MUSKINGUM COUNTY, Ohio — The Muskingum County Prosecutor’s Office announced that last week, Victoria Barrientos, 26, pleaded guilty to various felony charges.

She pleaded guilty to one second-degree felony of engaging in a pattern of corrupt activity, one third-degree felony count of money laundering, one fourth-degree count of attempted money laundering, one second-degree felony count of corrupting another with drugs, and one third-degree felony count of trafficking drugs.

Barrientos’ crimes are a continuation of her previous criminal activity related to the drug operation led by her boyfriend, Deangelo “D-Lo” Tellis, who is serving a 15 to 19-and-a-half-year prison sentence.

Two years ago, Barrientos was convicted of money laundering and permitting drug abuse, also related to Tellis’s drug dealing in Zanesville. She served an 18-month sentence in that case, from which was was released early by the Ohio Department of Rehabilitation and Correction into a halfway house.

Officials say that shortly after her release, Barrientos became involved in another criminal investigation when she sold a large amount of fentanyl to another man in Zanesville while on the phone with Tellis.

Barrientos was arrested while traveling to Zanesville in possession of a bag containing strips of a drug police said she packaged for distribution and concealed in a baby wipe dispenser. She hid the bag with the drugs on her children.

Officials said the strips contained Suboxone, a narcotic classified as an opioid, that when prescribed by a medical professional can help treat those fighting addiction to deadly street drugs such as heroin, but authorities have said it’s sometimes sold illegally as a street drug. Police said the drug planted on the child in this case had an estimated street value of $30,000.

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According to officials, the Columbus-based drug dealers began trafficking drugs and recruiting members in Zanesville in 2017 following the murder of one of their criminal associates in Columbus. Local law enforcement conducted an extensive investigation over a lengthy period of time.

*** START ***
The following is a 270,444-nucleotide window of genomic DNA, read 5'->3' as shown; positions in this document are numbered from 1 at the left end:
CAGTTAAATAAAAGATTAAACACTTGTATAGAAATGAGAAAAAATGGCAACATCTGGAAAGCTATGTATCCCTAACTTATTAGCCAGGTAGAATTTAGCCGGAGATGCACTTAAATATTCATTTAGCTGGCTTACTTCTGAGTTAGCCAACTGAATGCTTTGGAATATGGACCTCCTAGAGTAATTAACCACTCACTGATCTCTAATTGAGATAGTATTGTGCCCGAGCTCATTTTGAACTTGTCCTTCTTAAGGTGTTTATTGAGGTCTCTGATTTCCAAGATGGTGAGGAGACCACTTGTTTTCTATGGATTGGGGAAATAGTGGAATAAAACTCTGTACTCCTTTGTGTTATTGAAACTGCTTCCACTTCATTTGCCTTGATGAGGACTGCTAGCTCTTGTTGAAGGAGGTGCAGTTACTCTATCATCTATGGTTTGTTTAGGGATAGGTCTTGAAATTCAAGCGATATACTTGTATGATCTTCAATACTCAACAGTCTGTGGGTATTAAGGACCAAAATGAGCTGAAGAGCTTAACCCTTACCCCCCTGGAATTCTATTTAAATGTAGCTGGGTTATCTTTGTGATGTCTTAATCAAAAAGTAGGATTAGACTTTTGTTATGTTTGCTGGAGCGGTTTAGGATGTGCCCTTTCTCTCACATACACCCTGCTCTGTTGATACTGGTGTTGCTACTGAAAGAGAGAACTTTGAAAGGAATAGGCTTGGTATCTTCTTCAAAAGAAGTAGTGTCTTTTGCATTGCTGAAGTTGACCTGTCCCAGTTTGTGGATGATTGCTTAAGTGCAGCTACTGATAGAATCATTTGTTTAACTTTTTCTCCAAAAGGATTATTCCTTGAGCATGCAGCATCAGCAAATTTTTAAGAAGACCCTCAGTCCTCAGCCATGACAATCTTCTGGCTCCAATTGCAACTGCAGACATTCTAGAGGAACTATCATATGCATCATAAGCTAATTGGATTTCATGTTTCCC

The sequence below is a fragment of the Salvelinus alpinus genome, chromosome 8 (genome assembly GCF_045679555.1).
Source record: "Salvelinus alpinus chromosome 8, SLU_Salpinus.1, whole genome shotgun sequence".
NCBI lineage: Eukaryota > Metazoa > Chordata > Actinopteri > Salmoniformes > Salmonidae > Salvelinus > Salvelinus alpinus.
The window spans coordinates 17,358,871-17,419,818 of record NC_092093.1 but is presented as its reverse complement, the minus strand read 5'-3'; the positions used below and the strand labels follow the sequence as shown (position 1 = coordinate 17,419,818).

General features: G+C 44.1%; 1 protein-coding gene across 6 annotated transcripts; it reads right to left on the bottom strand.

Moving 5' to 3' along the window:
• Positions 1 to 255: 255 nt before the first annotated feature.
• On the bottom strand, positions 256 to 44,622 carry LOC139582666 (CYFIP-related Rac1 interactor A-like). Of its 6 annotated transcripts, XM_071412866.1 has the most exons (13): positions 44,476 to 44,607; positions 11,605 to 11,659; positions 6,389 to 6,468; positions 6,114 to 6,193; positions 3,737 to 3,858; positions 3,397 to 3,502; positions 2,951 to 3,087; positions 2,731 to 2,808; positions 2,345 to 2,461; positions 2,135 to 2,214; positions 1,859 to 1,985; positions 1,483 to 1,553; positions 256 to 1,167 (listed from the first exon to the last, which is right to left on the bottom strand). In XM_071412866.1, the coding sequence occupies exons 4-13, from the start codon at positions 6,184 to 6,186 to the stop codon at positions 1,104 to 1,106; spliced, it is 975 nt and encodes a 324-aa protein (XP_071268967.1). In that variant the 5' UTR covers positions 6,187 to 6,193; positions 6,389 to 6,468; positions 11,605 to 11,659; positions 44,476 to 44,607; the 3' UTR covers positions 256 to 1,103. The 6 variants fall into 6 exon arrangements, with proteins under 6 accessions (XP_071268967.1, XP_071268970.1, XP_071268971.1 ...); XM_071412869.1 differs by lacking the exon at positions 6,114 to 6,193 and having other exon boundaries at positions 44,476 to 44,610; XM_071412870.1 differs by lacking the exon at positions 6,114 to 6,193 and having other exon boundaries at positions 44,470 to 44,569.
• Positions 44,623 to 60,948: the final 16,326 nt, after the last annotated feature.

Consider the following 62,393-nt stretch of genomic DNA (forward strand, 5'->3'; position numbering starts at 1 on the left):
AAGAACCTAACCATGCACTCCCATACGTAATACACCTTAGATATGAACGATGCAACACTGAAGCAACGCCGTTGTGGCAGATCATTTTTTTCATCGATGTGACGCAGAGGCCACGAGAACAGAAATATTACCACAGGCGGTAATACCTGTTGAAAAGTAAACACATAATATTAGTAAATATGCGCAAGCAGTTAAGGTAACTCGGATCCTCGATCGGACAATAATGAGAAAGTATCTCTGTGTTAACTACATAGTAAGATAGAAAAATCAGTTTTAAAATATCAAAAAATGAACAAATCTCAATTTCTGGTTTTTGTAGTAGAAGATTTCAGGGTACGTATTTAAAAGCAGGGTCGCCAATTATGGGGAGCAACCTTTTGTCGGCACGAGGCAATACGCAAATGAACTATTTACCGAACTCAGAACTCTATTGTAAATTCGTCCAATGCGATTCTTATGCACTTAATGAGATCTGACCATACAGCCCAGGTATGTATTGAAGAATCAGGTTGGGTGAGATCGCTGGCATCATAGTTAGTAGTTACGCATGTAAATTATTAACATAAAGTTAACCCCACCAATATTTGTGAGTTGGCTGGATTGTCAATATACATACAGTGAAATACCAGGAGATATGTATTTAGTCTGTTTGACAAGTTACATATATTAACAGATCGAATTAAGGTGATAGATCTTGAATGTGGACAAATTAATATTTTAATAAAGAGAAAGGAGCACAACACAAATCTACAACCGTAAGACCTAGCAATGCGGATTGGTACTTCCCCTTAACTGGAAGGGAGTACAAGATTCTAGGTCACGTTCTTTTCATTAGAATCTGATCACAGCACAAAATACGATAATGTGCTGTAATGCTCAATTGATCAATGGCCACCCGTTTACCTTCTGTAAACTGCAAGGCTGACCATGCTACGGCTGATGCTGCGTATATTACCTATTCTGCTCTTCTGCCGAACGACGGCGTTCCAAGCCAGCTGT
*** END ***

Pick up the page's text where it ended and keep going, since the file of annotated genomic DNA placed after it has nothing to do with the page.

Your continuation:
As a result, a dozen individuals were arrested and convicted of drug-related charges in Zanesville and elsewhere.

The report shows that drug recoveries involving the Tellis group resulted in some of the largest drug busts in the county’s history.

Officials say thus far, more than 100 combined years of imprisonment have been handed out to the drug-dealing group.

Convicted associates of the group were:

Trece “Trey-8” Reynolds, Columbus – serving 14 to 19-and-a-half years out of Muskingum County Common Pleas Court

Kazion “Zon” Coleman, Columbus – serving six to nine years out of Muskingum Common Pleas Court

Naomi Becker, Columbus – served 30 months out of Muskingum Common Pleas Court

James “D-Rose” Johnson, Columbus – serving six to nine years out of Muskingum Common Pleas Court

Kascal “CT” Armour, Columbus – serving 22-31 years out of Allen County Common Pleas Court

Kyrel “Rel” Coleman, Columbus – served one year out of Franklin County Common Pleas Court

Carmencita Sims, Zanesville – served ten months out of Muskingum Common Pleas Court

Vada “Missy” McQueary, Zanesville – serving four to six years out of Muskingum Common Pleas Court

Tyler Kinchen, Zanesville – serving 21 to 26-and-a-half years out of Muskingum Common Pleas Court

Raymone “Bang” Jackson, Zanesville – serving 16 to 21-and-a-half years out of Muskingum Common Pleas Court

Benjamin Nash, Zanesville – serving two years of probation out of US District Court in West Virginia

Victoria “Vic” Barrientos, Zanesville – served 18 months out of Muskingum Common Pleas Court

Timothy Thomas, Zanesville – serving 10 to 14 years out of Muskingum Common Pleas Court

Amber Bice, Zanesville – serving eight to 12 years out of Muskingum Common Pleas Court

The investigations involving Tellis’ crew spanned the entire Southeastern Ohio region and included charges as far away as Washington and Allen Counties and into West Virginia, including Parkersburg and Charleston.

“For some people, the easy money of drug dealing can become as addicting as the narcotics themselves,” Assistant Prosecutor John Litle said, “but people who traffic pounds of methamphetamine and fentanyl obviously need serious time in prison. The century of prison handed out to this operation stands as a reminder that the courts in this county will always impose those serious sentences.”

Investigations into related cases are ongoing.